Taxicab regs up for grabs

highway linesROCKVILLE – In a work session on three bills designed to update the existing taxicab regulations and incorporate Transportation Network Companies (TNCs) into the county Councilmember Roger Berliner called TNCs like Uber and Lyft a “disruptive entrant” into the county’s taxi fleet.

“There are two aspects of the legislation that have not been addressed to my satisfaction,” Berliner said. “One of them involves our disability community, which we have decided we really need to know about these sorts of issues before including them in our legislation…We also need to have a better understanding of the relationship between drivers and our existing taxicab companies. I do find it surprising that for a county that regulates the color of cabs that we don’t seem to have any regulatory oversight over what is charged to the drivers, and drivers struggle to make close to a minimum wage.”

Representatives from Uber and Lyft, area taxi companies and county regulatory agencies attended Monday’s session, held by the County Council’s Transportation, Infrastructure, Energy and Environment (T&E) Committee.

                The three proposed bills, first introduced in a county council meeting in October, are:

·         Expedited Bill 53-14, which would increase the age limits for vehicles used as taxicabs, allow software-based meters to be used, and amend certain requirements for color and markings of vehicles used as taxicabs.

·         Bill 54-14, which would require TNCs and operators to obtain a license to operate in the county and meet certain registration, insurance and accessibility standards.

·         Bill 55-14, which would require the County Department of Transportation to implement a centralized electronic dispatch system and permit the director to require certain taxicab operators to participate in them.

In the TNC model practiced by Uber and Lyft, a client seeking a ride contacts the company, usually through a smart phone app, and the company places the client in contact with an available driver. Unlike traditional taxi services, TNC drivers often use their own vehicles to drive clients and may only work a few hours a week.

Berliner and Zuhirah Washington, general manager of Uber D.C., sparred briefly over the question of fingerprinting, which is required for taxicab drivers but not currently required for Uber drivers.

Berliner said he needed to hear justification as to why fingerprinting is inappropriate.

 “We believe that our background checks are better, more reliable, more detailed, more rigorous than those imposed via the Livescan (fingerprinting) process,” Washington said, adding that Livescan background checks are often out of date.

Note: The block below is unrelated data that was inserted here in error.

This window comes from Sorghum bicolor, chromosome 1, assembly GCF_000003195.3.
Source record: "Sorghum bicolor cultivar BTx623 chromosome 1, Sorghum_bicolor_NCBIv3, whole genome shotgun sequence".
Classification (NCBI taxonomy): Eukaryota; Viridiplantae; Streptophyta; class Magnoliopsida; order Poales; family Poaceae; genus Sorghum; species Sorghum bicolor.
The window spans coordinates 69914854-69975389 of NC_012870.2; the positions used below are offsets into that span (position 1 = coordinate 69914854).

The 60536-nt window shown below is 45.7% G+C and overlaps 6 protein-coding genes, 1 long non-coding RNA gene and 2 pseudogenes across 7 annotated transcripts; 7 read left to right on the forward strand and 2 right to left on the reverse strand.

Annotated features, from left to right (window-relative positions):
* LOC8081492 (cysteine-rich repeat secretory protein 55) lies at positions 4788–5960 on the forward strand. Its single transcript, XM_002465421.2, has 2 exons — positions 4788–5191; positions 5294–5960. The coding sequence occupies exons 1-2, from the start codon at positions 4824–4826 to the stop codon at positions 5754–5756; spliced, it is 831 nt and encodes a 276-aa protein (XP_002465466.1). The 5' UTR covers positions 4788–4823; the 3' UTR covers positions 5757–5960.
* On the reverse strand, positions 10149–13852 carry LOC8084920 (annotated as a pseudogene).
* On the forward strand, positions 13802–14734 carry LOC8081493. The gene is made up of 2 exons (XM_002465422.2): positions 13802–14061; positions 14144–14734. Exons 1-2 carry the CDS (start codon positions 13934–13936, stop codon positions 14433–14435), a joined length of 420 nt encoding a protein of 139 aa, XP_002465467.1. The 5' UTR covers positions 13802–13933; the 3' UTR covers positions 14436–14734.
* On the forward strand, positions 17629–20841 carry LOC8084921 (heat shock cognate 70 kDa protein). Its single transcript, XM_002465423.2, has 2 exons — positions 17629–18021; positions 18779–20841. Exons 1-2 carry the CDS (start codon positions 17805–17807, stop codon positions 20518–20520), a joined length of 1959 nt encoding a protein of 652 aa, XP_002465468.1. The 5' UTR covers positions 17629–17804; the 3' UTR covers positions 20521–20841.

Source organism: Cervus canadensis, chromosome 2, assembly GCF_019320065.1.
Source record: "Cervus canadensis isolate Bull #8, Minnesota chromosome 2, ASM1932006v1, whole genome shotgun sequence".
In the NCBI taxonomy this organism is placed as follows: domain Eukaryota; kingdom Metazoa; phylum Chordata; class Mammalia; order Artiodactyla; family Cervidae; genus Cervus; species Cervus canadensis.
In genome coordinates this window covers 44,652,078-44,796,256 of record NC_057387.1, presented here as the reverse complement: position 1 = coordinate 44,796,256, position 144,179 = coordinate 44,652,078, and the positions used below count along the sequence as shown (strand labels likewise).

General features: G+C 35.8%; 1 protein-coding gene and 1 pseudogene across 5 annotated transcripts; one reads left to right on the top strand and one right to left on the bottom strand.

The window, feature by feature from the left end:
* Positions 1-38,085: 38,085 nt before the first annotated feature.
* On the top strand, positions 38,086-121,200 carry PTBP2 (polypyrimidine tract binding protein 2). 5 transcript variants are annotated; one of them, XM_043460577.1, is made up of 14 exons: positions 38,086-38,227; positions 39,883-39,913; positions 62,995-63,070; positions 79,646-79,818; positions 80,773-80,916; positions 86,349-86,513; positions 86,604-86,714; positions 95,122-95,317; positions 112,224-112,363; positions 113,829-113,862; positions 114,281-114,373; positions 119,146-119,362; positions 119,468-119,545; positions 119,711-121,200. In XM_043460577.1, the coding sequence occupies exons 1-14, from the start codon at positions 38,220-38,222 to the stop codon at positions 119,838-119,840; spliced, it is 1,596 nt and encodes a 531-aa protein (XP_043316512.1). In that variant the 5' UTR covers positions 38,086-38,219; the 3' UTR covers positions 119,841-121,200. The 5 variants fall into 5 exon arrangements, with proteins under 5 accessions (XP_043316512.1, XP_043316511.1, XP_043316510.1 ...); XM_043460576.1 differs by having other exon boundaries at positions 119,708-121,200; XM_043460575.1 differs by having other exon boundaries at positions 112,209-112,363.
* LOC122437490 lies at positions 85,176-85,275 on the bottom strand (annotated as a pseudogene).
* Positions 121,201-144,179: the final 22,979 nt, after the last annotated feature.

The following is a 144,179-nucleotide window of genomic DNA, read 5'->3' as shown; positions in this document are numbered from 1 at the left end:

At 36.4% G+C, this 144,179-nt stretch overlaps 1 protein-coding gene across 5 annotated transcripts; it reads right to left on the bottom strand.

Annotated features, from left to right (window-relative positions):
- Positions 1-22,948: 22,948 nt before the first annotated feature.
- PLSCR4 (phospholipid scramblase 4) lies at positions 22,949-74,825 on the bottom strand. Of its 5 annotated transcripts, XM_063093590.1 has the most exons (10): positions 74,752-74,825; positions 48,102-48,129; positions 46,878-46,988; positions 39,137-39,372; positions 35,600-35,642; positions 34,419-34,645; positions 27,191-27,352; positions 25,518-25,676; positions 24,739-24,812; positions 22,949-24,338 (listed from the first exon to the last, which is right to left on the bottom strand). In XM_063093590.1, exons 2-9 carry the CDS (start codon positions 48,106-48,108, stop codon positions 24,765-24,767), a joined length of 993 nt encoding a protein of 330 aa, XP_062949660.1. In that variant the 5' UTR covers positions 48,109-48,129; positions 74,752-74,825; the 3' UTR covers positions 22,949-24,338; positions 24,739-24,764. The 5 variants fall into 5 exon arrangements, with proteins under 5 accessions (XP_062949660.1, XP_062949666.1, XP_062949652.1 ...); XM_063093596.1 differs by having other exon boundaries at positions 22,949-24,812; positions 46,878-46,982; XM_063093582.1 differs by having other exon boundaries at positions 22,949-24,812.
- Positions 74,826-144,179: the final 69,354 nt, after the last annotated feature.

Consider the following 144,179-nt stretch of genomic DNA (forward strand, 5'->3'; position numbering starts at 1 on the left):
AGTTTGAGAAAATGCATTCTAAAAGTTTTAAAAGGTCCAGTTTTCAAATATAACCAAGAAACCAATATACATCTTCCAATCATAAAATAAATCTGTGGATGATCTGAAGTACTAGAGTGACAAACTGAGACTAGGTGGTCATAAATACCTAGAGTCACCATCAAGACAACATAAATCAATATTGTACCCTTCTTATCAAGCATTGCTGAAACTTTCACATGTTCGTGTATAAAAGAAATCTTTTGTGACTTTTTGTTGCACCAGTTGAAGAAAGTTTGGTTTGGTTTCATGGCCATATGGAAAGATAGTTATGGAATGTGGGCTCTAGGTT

Washington said Uber investigates prospective drivers’ records at county courthouses, looking back seven years rather than the five currently required by Montgomery County.

“I don’t see how this is necessarily an either/or conversation,” Berliner said. “You would be free to continue to use the background check you currently employ with the added comfort of a fingerprint background check which many people feel does fill in certain gaps. And at $35 in 72 hours, what could be the objection to adding that to your processes?”

Washington responded that in many areas there is a lack of public confidence in state background checks and the $35 cost was prohibitive to some of the company’s part-time drivers.

Local taxi representatives expressed their concern at maintaining a “level playing field” with the entrance of TNCs to the market.

“The public protection has to be the same,” said Lee Barnes, president of Barwood Taxi. “If you wanted to drive for them, you could do it in a heartbeat. If you wanted to drive one of mine, it would take you a week to get the license. I don’t think that’s that long, but if I could do it in two days, all the better.”

Rob Alexander, CEO of Montgomery County-based Orange Taxi, wrote a letter to the council in December warning them of the dangers of allowing underinsured drivers to operate in the county.

“Drivers, passengers and pedestrians face enormous risks with Uber, Lyft or other so-called ridesharing drivers,” Alexander wrote. “These drivers’ primary line of defense in an accident is their personal insurance coverage, but that insurance coverage simply will not hold water. When they get in an accident, they are operating as a commercial driver. It is the law that anyone who picks up a passenger for money must have primary commercial automobile liability insurance coverage…Montgomery County has been criticized often over the past few years of being unfriendly to new business. But new business cannot come at the hands of forsaking the public’s safety. If Montgomery County continues to turn a blind eye to the illegal operations of Uber, Lyft and other ridesharing drivers in this county, you can be absolutely assured that the blame will fall squarely at the feet of our elected officials who now know about the massive insurance problems with these companies and yet have done nothing to adequately protect the public.”

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